You can't spend time in Japan without trying a little bit of sake. In Japan, sake distilleries are like the wineries back in Australia. They are dotted all over japan and they all offer their own unique blend of sake. During our travels around Osaka, we decided to visit the Hakutsuru Sake Brewery.
For those who don't know what sake is, it's a Japanese rice wine, which is usually around 15% alcohol. Simply, the rice is washed, soaked, steamed, cooled down, mashed and filtered, before storing and left to ferment. The Hakutsuru sake brewery started producing sake in 1743. They have prided themselves on still using the traditional methods of brewing sake, even today. Having said that, Hakutsuru has been willing to adapt to the cultural changes over the years by creating different sake flavours and have modernised their packaging methods but they are still very strict that the production method still remains the same as what it was over 250 years ago. Much like the Yamazaki distillery, the sake produced here is more than just a drink. It is a Japanese icon, an ancient tradition, which the people of Japan have the upmost respect for. During our time at Hakutsuru we had the pleasure of trying some of their famous sake. It had a very fruity and almost tropical smell. The taste was sweet and cleansed the palette. It was very refreshing and quite easy to drink. Drinking and enjoying sake is definitely a matter of opinion. Just like wine, you may love the various blends of sake or you may not, I’ll let you be the judge.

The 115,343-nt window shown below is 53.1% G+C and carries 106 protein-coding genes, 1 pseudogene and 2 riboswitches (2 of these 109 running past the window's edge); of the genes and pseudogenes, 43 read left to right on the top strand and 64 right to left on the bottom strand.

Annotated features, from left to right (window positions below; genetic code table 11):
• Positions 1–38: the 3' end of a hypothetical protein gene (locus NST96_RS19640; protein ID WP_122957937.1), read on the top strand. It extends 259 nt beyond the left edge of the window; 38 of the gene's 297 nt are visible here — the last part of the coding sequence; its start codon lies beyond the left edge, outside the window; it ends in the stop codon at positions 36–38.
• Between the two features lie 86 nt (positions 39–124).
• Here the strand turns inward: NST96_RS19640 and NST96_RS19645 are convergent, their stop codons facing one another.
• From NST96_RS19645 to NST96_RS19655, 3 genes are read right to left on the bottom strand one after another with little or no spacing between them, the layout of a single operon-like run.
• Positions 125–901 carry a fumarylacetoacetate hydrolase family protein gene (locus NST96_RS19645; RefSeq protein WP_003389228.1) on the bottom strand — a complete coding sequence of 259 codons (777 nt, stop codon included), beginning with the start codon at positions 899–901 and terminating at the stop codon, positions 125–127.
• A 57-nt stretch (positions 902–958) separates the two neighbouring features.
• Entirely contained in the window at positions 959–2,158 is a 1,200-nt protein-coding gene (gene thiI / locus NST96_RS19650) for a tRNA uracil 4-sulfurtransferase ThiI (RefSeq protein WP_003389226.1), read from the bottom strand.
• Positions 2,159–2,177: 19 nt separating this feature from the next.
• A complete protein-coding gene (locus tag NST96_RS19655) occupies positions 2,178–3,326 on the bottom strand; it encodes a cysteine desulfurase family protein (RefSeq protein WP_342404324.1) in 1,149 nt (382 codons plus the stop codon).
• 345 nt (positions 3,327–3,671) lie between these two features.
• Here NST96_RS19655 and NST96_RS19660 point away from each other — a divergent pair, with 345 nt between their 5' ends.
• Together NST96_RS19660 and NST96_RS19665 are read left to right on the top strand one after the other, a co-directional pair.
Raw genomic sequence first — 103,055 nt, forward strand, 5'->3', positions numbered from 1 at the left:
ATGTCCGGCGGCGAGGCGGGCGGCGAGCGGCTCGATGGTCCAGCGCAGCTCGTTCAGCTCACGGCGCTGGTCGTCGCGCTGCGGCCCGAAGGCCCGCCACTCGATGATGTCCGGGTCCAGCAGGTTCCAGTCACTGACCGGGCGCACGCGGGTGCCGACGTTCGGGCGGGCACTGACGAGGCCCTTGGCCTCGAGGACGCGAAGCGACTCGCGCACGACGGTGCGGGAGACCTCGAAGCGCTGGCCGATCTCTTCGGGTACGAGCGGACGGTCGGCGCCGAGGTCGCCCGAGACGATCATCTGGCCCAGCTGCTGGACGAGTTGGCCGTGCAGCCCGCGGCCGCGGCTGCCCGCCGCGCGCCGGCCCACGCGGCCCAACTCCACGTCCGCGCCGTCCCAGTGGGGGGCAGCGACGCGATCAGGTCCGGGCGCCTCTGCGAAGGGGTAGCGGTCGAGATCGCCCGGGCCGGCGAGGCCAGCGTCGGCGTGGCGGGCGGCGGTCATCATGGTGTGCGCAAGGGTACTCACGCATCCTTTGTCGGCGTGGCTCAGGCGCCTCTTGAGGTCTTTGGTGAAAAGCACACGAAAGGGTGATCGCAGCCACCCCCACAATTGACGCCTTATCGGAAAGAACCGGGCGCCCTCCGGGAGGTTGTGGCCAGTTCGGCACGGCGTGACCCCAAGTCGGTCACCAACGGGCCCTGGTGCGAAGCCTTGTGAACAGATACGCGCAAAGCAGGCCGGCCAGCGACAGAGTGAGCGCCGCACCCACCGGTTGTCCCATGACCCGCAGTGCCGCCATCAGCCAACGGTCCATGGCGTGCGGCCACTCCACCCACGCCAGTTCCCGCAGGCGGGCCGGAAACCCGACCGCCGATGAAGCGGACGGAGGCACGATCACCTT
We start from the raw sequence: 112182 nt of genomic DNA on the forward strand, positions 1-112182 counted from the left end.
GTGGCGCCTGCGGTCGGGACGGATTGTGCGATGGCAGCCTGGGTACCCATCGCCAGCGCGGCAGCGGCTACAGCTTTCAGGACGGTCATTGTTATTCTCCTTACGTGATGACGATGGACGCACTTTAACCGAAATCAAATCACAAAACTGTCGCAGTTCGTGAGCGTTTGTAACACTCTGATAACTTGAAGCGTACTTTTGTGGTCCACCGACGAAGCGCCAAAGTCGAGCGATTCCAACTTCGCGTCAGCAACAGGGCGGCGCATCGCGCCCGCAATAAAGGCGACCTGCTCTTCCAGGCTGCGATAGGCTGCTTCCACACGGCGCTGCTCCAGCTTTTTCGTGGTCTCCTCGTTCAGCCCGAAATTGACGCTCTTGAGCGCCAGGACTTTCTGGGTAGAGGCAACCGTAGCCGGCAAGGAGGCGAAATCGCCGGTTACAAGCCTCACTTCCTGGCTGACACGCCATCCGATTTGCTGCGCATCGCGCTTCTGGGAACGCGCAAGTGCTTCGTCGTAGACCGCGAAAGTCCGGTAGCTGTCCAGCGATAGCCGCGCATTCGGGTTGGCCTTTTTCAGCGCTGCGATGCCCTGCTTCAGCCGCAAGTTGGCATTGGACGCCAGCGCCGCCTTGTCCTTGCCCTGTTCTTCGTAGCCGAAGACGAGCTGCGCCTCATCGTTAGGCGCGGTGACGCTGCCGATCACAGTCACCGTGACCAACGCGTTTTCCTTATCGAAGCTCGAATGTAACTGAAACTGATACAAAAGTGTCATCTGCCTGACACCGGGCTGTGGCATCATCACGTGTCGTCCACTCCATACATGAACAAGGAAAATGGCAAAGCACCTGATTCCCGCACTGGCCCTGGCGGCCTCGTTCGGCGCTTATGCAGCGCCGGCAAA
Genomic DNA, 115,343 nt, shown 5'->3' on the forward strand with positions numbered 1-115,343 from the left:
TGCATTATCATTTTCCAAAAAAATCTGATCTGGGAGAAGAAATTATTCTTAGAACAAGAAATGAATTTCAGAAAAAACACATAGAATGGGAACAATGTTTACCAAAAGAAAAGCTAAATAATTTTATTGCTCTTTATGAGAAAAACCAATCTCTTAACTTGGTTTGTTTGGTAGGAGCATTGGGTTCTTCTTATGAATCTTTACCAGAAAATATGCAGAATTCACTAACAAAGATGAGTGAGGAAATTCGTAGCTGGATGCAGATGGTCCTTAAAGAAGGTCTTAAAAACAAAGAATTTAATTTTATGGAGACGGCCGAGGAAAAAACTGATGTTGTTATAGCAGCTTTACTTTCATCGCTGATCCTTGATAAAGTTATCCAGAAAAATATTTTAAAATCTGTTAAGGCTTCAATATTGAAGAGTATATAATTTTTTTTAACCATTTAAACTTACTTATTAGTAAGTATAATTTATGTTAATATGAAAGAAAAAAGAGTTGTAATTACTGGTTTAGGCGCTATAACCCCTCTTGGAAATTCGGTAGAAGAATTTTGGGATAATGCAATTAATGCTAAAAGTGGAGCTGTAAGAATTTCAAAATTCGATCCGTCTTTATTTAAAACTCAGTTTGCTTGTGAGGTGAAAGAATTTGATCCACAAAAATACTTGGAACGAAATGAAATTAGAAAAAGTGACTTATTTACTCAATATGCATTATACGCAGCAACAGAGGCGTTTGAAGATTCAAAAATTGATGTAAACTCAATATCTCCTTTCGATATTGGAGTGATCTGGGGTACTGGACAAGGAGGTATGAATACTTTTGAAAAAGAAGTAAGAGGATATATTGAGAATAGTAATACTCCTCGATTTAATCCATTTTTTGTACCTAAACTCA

I was amazed that Osaka seems to be the home of all things food and drink. Aside from Osaka being the birthplace of Yamazaki whisky, and the home to many sake distilleries, Osaka also has Japan’s oldest Asahi brewery. Asahi beer is something that I’ve seen lots of back in Australia and something that I’ve served to many customers too. So when I found out that Asahi was brewed in Osaka, we couldn’t pass up the opportunity to go.
Asahi has been around since 1889. They were the first company to introduce an outdoor fermentation process an also the first beer in Japan to be sold in a can. Today Asahi sells over 400 million beers per year. They have now branched out into the soft drink market, liqueurs, wine and sake. Asahi also prides itself on being environmentally friendly. Using energy saving machinery and recycled materials was something that the people at Asahi were very proud of. Despite our entire tour of the brewery being in Japanese, our tour guide made us feel more than welcome. She did her very best to tell us as much about Asahi as she could in English. The Japanese people never want you to leave disappointed, and we certainly weren’t. We had a great time. After now seeing the Asahi brewery, it was clear why this beer is by far the most popular beer in Japan.